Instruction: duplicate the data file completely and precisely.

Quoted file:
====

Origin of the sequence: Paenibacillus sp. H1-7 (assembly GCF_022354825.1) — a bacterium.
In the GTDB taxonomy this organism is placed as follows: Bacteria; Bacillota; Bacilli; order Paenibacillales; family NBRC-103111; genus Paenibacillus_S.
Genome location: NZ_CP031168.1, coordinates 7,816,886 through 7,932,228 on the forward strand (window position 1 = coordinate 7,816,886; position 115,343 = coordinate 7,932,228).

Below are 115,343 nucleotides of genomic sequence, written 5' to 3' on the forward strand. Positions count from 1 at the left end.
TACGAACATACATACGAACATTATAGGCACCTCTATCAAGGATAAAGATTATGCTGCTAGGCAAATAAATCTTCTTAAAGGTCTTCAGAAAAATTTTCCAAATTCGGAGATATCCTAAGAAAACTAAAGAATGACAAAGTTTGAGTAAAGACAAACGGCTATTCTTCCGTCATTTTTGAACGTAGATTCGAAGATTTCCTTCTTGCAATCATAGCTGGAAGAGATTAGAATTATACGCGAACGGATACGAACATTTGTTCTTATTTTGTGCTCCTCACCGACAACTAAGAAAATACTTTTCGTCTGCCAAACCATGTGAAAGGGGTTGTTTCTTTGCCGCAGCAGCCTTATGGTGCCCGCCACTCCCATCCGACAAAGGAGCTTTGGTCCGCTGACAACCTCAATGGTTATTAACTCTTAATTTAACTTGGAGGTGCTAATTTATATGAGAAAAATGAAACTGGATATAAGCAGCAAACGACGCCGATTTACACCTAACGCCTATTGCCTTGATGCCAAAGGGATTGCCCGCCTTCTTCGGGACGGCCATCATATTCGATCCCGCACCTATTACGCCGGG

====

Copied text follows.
Origin of the sequence: Paenibacillus sp. H1-7 (assembly GCF_022354825.1) — a bacterium.
In the GTDB taxonomy this organism is placed as follows: Bacteria; Bacillota; Bacilli; order Paenibacillales; family NBRC-103111; genus Paenibacillus_S.
Genome location: NZ_CP031168.1, coordinates 7,816,886 through 7,932,228 on the forward strand (window position 1 = coordinate 7,816,886; position 115,343 = coordinate 7,932,228).

Below are 115,343 nucleotides of genomic sequence, written 5' to 3' on the forward strand. Positions count from 1 at the left end.
TACGAACATACATACGAACATTATAGGCACCTCTATCAAGGATAAAGATTATGCTGCTAGGCAAATAAATCTTCTTAAAGGTCTTCAGAAAAATTTTCCAAATTCGGAGATATCCTAAGAAAACTAAAGAATGACAAAGTTTGAGTAAAGACAAACGGCTATTCTTCCGTCATTTTTGAACGTAGATTCGAAGATTTCCTTCTTGCAATCATAGCTGGAAGAGATTAGAATTATACGCGAACGGATACGAACATTTGTTCTTATTTTGTGCTCCTCACCGACAACTAAGAAAATACTTTTCGTCTGCCAAACCATGTGAAAGGGGTTGTTTCTTTGCCGCAGCAGCCTTATGGTGCCCGCCACTCCCATCCGACAAAGGAGCTTTGGTCCGCTGACAACCTCAATGGTTATTAACTCTTAATTTAACTTGGAGGTGCTAATTTATATGAGAAAAATGAAACTGGATATAAGCAGCAAACGACGCCGATTTACACCTAACGCCTATTGCCTTGATGCCAAAGGGATTGCCCGCCTTCTTCGGGACGGCCATCATATTCGATCCCGCACCTATTACGCCGGG